If you haven’t the series and don’t want to know anything about the story, you have been warned, spoilers ahead.
When there is a murder mystery to be solved at the heart of a character story and everyone just assumes it’s a man from the get go, you automatically know it’ll be a woman as the main assailant. But what Sharp Objects cleverly does is divert the viewers’ attention to make you doubt this ‘murder mystery’ rule. The distraction comes in the form of characters that are bold and beautiful. The story becomes about the characters that inhabit the story making you forget the reason for the whole series. They are damaged, full of secrets that will have you guessing until the end, they are in pain but hope for a better life. They want answers of their own but they have to suffer to get them. The characters that inhabit the world of ‘Sharp Objects’ are all internal, emotional or physical anguish.
Unlike other ‘murder mystery’ stories, there is no comforting resolution. There is closure, for the main character and for the case itself but not in the conventional sense. The case is closed as the murderer is caught and captured but a sudden and devastating twisted reveal is shown at the very end of the last episode. For those who didn’t read the book, this comes as a shocking surprise in the way the real killer is shown in jittering and violent camera shots. The show has had its disturbing elements but nothing is more disturbing than the end scene and the mid credits scene. The viewer is left with a bad taste in their mouth, at least, I was.
The series has been compared to books by V. C. Andrews, maybe for its melodramatic family dynamics and the focus of a wealthy family with disturbing secrets. The show’s fuel is secrets, some we never really see the full picture of either. Past events are hinted at, sentences interrupted, glances across a room, hazy flashbacks where we the viewers are left to decide what really happened. These moments and scenes aren’t really part of the main narrative, they are there as background information so we can understand the town and Camille’s past, piecing together why she acts the way she is. One of the main reasons is her mother, Adora. Overbearing, uncaring, selfish and arrogant, but softly spoken and manipulative, Adora likes to believe she is higher and more important than anyone else because she is wealthy and in her mind, is regale and deserves to be admired. Her treatment of Camille is hostile but because she is quiet and cunning, she doesn’t immediately come across as terrible person, creating an illusion that she is reasonable. Amma, Camille’s half sister is an enigma throughout the story. She seems assured of herself, claiming she can get boys and girls to do what she wants, confidently starting arguments and flirting with older men. She is also vulnerable, being scared of her mother at the same time craving attention. From each episode Amma’s unstable persona is at first confusing but later starts to become disturbing. The town’s people say, there is something off with those Preaker girls and there is. Camille being at the center of the story is more obvious about her pain and dysfunctions. She drinks and hides evidence; she is suffering from long seated trauma, yet no one can determine how to help her. She is scarred, inside and outside but again, she doesn’t get the help she needs. Only her friend and editor want to help. Her return to her hometown of Wind Gap is meant to be her chance for closure as well as to get a story about the murders. At the end of the last episode it feels that she is finally able to achieve both a satisfying close to her past and continue her life, living with Amma but the cruel twist at the end doesn’t bode well for Camille. It seems that she’ll never be at peace.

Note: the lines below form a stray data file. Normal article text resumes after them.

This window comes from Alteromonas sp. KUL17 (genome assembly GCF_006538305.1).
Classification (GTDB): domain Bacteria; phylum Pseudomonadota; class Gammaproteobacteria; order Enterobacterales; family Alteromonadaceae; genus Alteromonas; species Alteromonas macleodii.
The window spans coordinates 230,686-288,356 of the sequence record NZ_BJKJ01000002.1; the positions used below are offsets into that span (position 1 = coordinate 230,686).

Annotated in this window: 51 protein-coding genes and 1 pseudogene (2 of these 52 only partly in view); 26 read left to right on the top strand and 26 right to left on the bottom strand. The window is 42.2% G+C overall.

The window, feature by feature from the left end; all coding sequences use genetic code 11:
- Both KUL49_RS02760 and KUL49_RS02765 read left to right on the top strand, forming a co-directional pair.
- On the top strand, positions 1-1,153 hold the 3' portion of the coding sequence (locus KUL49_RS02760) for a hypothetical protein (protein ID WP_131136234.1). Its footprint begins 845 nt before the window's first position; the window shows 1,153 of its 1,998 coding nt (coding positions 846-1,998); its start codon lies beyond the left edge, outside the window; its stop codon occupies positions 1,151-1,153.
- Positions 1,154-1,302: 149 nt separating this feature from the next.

Throughout the story, hints at the secrets and past turmoil are shown but there is a constant feeling of unease, even at the end when the case is closed. The feeling of dread never goes away. There is a dizzying sick feeling when Adora is revealed to have poisoned Camille’s younger sister and actually the cause of her death. The suspicion that Adora may actually also be responsible for the two murders is pushed to the side while Camille and Amma fight for their lives as they are spoon fed poison every hour. This is Adora’s way of showing affection, keeping her daughters close and weak so she can ‘take care’ of them. But when the sisters are rescued, Adora is arrested; the continued feeling of dread never goes away. For me, this was because I didn’t think Adora killed the two other girls, Ann and Natalie but distracted by Camille moving on with her life I didn’t seem to care. Adora had always appeared as odd and cold, it was good to see a villain caught. But when Camille finds the teeth of the wind Gap victims in Amma’s creepy dollhouse, the cold sweat of dread crept back. Amma is confirmed as the murderer, along with the assistance of her roller skating friends, in quick violent cuts. It’s disturbing but yet it’s a brilliant way to end the slow burner of series. It’s a murder mystery I won’t let go of in a hurry, hence why I’m writing about it weeks after its finished.
Having not watch that many shows on TV lately (I’ve been stuck to Netflix for months), ‘Sharp Objects’ had my attention, right down to the teeth tiled floor in that hideous dollhouse. My guess is that, it’ll be a while before a story like this has me hooked for a while.